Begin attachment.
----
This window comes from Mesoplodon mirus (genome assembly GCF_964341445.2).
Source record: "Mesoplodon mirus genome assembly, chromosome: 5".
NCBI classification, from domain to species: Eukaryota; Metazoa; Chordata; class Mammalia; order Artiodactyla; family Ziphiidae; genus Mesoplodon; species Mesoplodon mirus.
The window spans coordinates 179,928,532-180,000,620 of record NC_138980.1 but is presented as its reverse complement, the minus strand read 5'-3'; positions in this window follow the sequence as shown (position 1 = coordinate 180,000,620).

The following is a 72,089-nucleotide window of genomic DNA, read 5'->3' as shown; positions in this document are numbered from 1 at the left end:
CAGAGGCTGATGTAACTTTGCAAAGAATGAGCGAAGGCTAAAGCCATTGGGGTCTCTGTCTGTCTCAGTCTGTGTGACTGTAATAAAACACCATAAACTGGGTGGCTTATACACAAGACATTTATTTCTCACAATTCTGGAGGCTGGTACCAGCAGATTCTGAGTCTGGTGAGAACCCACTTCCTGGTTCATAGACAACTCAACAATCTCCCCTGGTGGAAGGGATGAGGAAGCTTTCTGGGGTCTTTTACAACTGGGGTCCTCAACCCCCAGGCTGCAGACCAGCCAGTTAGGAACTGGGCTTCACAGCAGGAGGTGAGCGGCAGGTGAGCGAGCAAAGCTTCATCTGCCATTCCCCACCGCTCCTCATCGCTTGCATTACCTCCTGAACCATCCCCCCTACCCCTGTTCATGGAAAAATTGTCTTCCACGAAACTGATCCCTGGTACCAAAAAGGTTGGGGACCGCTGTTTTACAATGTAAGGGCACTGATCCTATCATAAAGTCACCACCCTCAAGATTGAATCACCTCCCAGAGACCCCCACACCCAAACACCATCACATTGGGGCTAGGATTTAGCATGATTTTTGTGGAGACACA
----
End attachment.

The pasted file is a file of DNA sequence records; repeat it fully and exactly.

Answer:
This window comes from Mesoplodon mirus (genome assembly GCF_964341445.2).
Source record: "Mesoplodon mirus genome assembly, chromosome: 5".
NCBI classification, from domain to species: Eukaryota; Metazoa; Chordata; class Mammalia; order Artiodactyla; family Ziphiidae; genus Mesoplodon; species Mesoplodon mirus.
The window spans coordinates 179,928,532-180,000,620 of record NC_138980.1 but is presented as its reverse complement, the minus strand read 5'-3'; positions in this window follow the sequence as shown (position 1 = coordinate 180,000,620).

The following is a 72,089-nucleotide window of genomic DNA, read 5'->3' as shown; positions in this document are numbered from 1 at the left end:
CAGAGGCTGATGTAACTTTGCAAAGAATGAGCGAAGGCTAAAGCCATTGGGGTCTCTGTCTGTCTCAGTCTGTGTGACTGTAATAAAACACCATAAACTGGGTGGCTTATACACAAGACATTTATTTCTCACAATTCTGGAGGCTGGTACCAGCAGATTCTGAGTCTGGTGAGAACCCACTTCCTGGTTCATAGACAACTCAACAATCTCCCCTGGTGGAAGGGATGAGGAAGCTTTCTGGGGTCTTTTACAACTGGGGTCCTCAACCCCCAGGCTGCAGACCAGCCAGTTAGGAACTGGGCTTCACAGCAGGAGGTGAGCGGCAGGTGAGCGAGCAAAGCTTCATCTGCCATTCCCCACCGCTCCTCATCGCTTGCATTACCTCCTGAACCATCCCCCCTACCCCTGTTCATGGAAAAATTGTCTTCCACGAAACTGATCCCTGGTACCAAAAAGGTTGGGGACCGCTGTTTTACAATGTAAGGGCACTGATCCTATCATAAAGTCACCACCCTCAAGATTGAATCACCTCCCAGAGACCCCCACACCCAAACACCATCACATTGGGGCTAGGATTTAGCATGATTTTTGTGGAGACACA